Practice Metrics

The State of the Optometric Profession: Supply of ODs

March 25, 2015

The following content highlight from The State of the Optometric Profession analyzes the supply of eyecare across varied segments of American society—and provides strategies for growing an optometric practice.

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The AOA published a major workforce study in June 2014. The estimates and projections of practicing eyecare professionals in this section are derived from the AOA Workforce Study and other industry sources including professional associations, manufacturers and publishers. The broad conclusions reached in the current assessment of provider supply are likely to be similar to the workforce study. However, the AOA study will address more issues of supply and demand and market conditions.

The current supply of practicing eyecare professionals is fully adequate to satisfy Americans’ demand for vision care. During 2012, there were 58,000 eyecare professionals licensed to perform comprehensive eye exams and in practice in the US, including approximately 40,000 ODs and 18,000 ophthalmologists. They serve a vision correction population totaling 202 million, as well as millions of other patients requiring therapeutic and surgical services. There is currently one licensed eyecare professional for every 3,500 people using vision correction. Inasmuch as people requiring correction account for the vast majority of eye doctor visits, and visit eye doctors infrequently, current demand for eyecare services is well satisfied by the current base of practicing professionals.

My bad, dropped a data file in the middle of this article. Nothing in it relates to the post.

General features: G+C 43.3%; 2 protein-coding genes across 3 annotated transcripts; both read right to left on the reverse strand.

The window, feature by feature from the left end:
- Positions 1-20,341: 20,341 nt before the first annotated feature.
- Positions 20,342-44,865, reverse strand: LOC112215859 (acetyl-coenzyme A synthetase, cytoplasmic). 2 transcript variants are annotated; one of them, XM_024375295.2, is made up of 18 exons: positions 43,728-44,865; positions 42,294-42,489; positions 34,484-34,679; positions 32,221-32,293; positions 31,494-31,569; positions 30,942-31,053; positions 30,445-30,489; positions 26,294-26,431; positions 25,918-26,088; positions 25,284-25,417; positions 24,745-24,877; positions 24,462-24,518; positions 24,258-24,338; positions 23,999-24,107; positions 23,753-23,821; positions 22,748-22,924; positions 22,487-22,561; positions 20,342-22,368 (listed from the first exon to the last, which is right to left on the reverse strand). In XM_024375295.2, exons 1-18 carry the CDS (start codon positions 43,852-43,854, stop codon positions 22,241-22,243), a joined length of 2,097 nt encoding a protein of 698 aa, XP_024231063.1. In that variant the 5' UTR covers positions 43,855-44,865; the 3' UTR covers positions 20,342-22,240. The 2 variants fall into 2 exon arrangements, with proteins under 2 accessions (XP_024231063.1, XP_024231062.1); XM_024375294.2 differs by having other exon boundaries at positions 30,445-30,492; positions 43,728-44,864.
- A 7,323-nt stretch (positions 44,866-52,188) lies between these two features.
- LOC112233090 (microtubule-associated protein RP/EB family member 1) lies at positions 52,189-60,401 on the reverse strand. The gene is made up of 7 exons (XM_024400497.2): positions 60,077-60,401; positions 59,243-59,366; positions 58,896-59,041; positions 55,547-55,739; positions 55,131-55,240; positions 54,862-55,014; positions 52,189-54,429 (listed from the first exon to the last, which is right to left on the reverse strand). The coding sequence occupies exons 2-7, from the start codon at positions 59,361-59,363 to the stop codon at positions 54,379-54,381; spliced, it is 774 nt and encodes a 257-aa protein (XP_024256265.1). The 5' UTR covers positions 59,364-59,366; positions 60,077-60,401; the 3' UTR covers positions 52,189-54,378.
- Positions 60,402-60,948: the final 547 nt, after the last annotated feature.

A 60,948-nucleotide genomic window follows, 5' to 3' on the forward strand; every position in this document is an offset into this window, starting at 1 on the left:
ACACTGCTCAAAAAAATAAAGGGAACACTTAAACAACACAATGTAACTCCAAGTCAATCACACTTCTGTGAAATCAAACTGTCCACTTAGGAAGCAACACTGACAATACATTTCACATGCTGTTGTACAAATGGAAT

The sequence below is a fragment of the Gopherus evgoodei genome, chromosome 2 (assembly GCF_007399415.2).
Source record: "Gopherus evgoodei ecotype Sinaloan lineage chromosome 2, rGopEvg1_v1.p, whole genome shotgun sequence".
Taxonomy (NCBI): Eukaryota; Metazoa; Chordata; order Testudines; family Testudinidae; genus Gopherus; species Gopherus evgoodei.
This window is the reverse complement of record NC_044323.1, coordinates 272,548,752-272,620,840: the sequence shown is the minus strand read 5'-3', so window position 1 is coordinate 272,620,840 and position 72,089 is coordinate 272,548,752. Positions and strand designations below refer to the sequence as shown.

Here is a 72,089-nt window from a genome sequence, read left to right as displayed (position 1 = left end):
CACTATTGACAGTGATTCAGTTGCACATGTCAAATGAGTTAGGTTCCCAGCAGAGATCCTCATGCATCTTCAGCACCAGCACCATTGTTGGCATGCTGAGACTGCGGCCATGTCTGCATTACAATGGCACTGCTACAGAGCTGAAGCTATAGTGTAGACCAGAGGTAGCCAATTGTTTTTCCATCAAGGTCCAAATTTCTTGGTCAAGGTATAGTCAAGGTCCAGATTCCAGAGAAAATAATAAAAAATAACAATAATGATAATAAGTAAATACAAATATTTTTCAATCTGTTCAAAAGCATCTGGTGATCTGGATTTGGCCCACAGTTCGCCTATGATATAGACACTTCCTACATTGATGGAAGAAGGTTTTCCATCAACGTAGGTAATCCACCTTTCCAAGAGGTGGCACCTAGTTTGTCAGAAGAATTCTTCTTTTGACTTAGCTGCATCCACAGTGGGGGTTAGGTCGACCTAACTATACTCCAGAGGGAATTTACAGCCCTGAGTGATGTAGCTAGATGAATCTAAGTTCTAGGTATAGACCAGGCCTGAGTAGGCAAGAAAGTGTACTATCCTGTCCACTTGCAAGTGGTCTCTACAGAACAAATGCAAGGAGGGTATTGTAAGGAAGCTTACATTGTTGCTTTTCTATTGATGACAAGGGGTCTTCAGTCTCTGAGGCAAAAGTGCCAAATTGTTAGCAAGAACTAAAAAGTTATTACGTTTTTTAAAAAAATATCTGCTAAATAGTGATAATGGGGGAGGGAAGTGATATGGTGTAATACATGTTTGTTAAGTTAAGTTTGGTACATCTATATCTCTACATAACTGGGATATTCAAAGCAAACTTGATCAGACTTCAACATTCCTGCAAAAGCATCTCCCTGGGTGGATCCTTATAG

The 40,000 ODs in the US practice in many settings. Fully 57 percent have a primary practice in an independent practice owned by an OD. Another 24 percent have a primary setting as an affiliate of a retail optical chain, either as a franchisee, independent contractor or employee. A further 8 percent practice in ophthalmology offices. The remaining 11 percent of ODs practice in government and other institutional settings.